New software to be introduced by GE Fanuc will, for example, enable downloading of work orders to Java-enabled phones with two-way communication that links users with the work order and provides update status to the Proficy server, says Anger.

Mike Houston, application architect for Visiprise Inc.—a production management software provider—concurs that platform independence, consistent application environment of J2EE, and support for standards add up to new, beneficial features of Java. Platform independence gives users a choice of desired hardware and operating system, while J2EE offers a working environment with a consistent application programming interface (API) and common development language.

'Most commercial application J2EE servers provide fast, reliable environments for the manufacturing software to execute in,' says Houston. 'Java is a fairly open development platform that has built-in support for many standards.' Application servers typically support standards, such as XML, HTTP, WS, etc., to ease integration with machine control, ERP, and other systems. Visiprise Manufacturing, the company's J2EE-based MES software, intends to serve as a bridging tool between shop-floor systems and enterprise systems.

Visiprise also notes that customizing and maintaining software modules written in Java is easier compared to a less open environment. 'Working with Java code is quicker and, in most cases, less expensive,' adds Houston.

Real-time issues, security

When implementing any manufacturing control system, real-time (RT) considerations are not far behind. In the simplest sense, RT means that control system responses must be predictably completed within definite time limits set by the application.

Rockwell's Baier mentions the development of RT applications using Java, but advises special care in the process, citing two main concerns. First, real-time applications often use compiled Java to allow for faster execution times. Here, trustworthy Java code needs to be written close to the operating system, since Java virtual machine (JVM) interpretation cannot be used in the RT part of the program, he explains. Second, Java's memory management (garbage collection) feature may require adding a real-time layer, available from software suppliers. (See 'Java basics' sidebar for more on JVM and garbage collection.) 'One needs to consider the entire application environment for real-time developments—language concerns are only a subset of the overall picture,' adds Baier.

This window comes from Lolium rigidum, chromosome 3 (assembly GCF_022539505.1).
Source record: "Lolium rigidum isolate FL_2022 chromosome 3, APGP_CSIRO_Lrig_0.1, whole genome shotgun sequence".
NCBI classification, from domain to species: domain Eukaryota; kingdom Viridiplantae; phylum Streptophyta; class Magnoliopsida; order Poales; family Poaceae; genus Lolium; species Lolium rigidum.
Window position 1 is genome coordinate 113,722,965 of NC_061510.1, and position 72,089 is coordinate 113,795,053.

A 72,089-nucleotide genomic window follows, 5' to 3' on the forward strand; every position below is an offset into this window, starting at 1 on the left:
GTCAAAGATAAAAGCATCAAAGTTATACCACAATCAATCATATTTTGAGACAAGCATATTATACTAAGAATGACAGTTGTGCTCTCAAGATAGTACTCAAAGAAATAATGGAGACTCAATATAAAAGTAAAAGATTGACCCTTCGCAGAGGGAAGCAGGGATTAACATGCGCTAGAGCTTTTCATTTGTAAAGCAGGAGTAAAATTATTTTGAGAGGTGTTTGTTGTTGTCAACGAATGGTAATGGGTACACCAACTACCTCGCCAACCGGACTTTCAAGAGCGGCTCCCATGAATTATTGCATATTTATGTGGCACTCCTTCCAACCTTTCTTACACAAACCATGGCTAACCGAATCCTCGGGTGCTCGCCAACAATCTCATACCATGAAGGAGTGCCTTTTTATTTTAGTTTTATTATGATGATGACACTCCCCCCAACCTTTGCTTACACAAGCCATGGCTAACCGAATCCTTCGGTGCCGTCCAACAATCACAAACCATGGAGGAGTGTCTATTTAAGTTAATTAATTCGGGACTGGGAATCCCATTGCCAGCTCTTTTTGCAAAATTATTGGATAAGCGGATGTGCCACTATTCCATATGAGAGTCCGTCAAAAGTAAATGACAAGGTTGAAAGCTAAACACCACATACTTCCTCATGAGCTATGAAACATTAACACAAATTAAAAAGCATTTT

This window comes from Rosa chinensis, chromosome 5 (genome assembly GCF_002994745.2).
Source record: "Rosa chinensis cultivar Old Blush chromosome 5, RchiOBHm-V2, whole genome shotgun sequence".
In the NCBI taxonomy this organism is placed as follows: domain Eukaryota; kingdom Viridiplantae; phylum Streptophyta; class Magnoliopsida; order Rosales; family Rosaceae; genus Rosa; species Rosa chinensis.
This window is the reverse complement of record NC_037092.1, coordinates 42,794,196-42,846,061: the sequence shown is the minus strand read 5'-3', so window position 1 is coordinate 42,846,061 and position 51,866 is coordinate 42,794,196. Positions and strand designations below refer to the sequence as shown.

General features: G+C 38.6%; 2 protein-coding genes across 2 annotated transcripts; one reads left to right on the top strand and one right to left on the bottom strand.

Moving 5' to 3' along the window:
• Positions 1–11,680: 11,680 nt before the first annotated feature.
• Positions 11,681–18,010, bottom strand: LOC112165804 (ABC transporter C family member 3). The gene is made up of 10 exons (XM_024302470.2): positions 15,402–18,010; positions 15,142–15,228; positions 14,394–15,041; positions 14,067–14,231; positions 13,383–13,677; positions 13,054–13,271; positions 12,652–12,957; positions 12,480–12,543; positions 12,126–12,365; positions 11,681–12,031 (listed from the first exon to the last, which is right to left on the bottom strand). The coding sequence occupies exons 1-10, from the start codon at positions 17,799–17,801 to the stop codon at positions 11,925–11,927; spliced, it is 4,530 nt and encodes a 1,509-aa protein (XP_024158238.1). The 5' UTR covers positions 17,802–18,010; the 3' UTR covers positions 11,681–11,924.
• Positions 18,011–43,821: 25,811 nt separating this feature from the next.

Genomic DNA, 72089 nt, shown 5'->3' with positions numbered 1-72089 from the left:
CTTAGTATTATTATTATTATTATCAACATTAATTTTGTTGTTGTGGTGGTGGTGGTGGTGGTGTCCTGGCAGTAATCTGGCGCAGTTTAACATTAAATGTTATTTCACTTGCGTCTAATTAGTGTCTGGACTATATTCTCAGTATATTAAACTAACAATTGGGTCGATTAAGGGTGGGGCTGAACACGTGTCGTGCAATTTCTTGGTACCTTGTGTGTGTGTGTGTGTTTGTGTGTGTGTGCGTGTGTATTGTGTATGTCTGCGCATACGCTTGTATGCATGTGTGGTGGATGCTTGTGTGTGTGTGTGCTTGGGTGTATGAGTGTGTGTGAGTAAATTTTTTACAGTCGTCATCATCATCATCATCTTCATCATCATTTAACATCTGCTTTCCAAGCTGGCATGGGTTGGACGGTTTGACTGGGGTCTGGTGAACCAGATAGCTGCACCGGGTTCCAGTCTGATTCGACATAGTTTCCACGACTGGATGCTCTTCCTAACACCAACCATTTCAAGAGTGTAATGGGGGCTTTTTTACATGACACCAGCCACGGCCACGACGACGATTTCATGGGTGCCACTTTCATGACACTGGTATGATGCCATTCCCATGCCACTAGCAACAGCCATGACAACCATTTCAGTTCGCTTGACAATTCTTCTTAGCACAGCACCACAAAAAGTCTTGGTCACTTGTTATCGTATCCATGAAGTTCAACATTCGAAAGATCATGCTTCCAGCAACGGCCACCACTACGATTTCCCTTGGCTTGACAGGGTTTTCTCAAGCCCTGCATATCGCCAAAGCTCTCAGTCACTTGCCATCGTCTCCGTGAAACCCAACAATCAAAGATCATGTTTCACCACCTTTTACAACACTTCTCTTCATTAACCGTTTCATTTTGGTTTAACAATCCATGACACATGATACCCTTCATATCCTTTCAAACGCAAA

Sun Microsystems focuses its Java offerings for RT applications on secure handling of highly decentralized data vital to manufacturing and enabling various advanced functions for sensor devices, such as time synchronization to sub-microsecond levels. Java Distributed Data Acquisition and Control (JDDAC)—an API in Sun's Java System RFID software—interfaces 'virtually any sensor device' with Sun's RFID Event Manager. 'JDDAC ensures that sensors and actuators are self-describing and readily supported as networked entities on networks,' says Traversat.

Also on the real-time front, an expert group of software vendors under the Java Community Process (JCP) organization is developing Real-Time Specification for Java (RTSJ), which includes RT threads and asynchronous events among its features. Sun Microsystems has recently released an implementation of RTSJ. Still, more development is needed for RT applications of Java, especially for embedded systems. An example area is deterministic garbage collection. The Open Group is another organization active in RT Java development (see Online Extra to this article).

A factory-floor network is less accessible and more secure than business networks, though still vulnerable to cyber attacks. Protection from unauthorized access requires multiple defenses—among them, digital certification, secure socket layer (SSL) encryption and, of course, appropriate levels of legitimate user access, explains Schneider Electric's Bennison. Characteristics of Java technology can help.

'The Java platform allows security to be embedded at the granularity of the specific control device,' he says. 'The embedded Java server and Virtual Machine (or secure gateway) limit access at the source.' Because all traffic passes through the secure gateway, no direct access exists to individual control devices. Information is served from secure Web servers, made available to the appropriate access rights. 'Web page views provide access, enabling operator intervention with a full audit trail of changes,' states Bennison.

He classifies Java technology's scalable security configuration in three levels. Secure means use of a secure gateway that limits traffic, with no direct access to the device, no access without authorization, and all access logged. Only necessary ports are open; all unused ports secured. 'Java 'sandbox' model [secure runtime environment] ensures no downloading of malicious code, no buffer overflows or similar exploits,' he adds.

Securer refers to the 'Web-services' model, where access is confined to one protocol (HTTP), limiting attack options, according to Bennison. The 'sandbox' model works as above. Patch management is needed only for very infrequent events. Securest means encrypted access is applied to any part of the system. Secure HTTP, physical/ biometric identification, fingerprints, and other methods may be activated.